By the time she had finished her work (a)/ I had nearly given up (b)/ all hope of arriving at the party in time.(c)/No error (d).

This sentence is from an error spotting exercise. One error I can see is in part (a), had needs to be omitted, but is the hope used in part (c) correct ? If yes what is the difference between all hope and all hopes ? E.g. I found this sentence :

He has lost all his hopes of getting this money back.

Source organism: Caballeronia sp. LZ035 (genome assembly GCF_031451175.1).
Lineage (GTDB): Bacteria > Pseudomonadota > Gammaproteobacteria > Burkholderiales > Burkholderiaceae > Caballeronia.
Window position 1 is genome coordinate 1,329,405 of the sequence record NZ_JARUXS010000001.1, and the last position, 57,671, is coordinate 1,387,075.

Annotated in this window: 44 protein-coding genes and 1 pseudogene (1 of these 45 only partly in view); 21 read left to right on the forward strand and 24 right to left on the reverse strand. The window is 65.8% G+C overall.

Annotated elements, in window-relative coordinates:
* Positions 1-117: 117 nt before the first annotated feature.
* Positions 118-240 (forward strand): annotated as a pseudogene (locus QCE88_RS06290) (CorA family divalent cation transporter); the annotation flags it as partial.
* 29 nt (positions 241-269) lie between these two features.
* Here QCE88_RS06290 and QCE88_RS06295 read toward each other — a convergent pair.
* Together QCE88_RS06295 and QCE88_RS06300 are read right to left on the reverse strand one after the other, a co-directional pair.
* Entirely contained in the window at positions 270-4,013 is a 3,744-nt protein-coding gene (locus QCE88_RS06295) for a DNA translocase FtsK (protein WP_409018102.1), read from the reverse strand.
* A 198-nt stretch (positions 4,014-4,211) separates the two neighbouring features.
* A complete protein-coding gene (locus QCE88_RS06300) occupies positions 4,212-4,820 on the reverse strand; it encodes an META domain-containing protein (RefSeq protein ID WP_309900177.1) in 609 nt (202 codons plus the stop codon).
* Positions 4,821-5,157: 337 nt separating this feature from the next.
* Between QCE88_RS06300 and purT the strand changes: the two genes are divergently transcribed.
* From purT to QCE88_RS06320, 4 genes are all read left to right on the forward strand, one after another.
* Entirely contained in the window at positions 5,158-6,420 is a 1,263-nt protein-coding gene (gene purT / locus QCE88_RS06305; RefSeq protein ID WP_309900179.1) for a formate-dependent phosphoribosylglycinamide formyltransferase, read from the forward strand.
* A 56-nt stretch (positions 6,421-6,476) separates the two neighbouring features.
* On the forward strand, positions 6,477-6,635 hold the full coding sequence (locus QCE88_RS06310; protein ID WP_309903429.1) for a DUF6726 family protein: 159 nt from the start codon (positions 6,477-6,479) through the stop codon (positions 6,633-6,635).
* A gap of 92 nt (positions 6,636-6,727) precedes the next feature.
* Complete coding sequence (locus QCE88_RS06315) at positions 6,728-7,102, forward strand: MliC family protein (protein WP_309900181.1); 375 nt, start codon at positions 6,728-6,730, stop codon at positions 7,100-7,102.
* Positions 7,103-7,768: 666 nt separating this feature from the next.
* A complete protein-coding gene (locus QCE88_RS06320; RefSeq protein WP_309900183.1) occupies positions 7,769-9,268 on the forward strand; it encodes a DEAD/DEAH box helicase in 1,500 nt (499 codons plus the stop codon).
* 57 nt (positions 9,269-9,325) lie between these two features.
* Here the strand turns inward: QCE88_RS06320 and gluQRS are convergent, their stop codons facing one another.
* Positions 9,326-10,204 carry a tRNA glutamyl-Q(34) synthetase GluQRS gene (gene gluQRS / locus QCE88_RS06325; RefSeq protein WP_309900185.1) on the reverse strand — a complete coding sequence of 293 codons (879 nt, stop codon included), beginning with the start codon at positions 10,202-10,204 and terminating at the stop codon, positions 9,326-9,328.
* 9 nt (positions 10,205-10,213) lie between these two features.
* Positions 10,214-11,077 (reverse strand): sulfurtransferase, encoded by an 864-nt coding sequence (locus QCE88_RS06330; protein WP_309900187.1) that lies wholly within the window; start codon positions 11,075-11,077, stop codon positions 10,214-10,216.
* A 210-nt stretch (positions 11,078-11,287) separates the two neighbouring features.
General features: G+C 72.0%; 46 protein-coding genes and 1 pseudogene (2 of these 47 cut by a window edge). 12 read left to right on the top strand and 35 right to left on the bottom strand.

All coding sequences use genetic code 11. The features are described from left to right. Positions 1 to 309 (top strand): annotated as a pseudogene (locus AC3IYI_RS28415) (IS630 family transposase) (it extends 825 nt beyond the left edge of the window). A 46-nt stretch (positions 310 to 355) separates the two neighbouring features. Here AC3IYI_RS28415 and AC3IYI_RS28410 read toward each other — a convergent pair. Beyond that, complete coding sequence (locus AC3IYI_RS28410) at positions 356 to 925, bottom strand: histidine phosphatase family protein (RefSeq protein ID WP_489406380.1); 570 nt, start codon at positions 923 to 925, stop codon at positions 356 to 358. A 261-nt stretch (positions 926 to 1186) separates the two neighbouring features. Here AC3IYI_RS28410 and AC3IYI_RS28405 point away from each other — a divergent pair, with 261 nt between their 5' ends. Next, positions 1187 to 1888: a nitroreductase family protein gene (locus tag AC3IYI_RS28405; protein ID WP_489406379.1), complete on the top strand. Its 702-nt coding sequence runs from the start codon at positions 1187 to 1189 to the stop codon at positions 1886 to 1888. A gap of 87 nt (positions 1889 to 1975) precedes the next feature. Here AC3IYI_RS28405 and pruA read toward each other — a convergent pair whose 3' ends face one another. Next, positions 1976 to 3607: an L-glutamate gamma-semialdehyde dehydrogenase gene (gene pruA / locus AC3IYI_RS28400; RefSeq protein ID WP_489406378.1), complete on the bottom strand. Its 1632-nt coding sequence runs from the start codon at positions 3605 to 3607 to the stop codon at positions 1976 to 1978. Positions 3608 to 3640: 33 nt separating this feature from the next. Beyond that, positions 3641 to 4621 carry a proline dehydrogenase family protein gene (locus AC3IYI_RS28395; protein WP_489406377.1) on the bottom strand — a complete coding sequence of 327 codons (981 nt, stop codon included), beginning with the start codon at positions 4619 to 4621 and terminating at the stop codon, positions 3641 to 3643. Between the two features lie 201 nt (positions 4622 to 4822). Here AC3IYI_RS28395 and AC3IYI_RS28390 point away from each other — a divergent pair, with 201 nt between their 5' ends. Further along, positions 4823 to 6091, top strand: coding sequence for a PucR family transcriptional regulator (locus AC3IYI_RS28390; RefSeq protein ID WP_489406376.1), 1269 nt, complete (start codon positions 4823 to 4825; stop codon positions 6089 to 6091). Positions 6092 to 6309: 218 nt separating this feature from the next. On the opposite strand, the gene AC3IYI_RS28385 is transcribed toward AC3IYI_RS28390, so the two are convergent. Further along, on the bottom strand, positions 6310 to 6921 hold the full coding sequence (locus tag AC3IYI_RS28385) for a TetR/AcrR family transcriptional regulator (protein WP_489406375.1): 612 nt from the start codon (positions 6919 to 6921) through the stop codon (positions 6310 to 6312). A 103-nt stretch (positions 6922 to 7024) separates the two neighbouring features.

What is the difference in meaning of two different phrases which are used in above mentioned sentences.

  • s/b "By the time she finished her work". There is no reason to use perfect tense there. hope is correct. – user3169 Sep 25 '17 at 5:54

"All hope" and "all hopes" are interchangable; both are correct. I would say there's no error in this sentence.

  • No error? you mean to say even that "had" in part (a) is correct ? – user212388 Sep 25 '17 at 5:00
  • That is correct. – max pleaner Sep 25 '17 at 5:01

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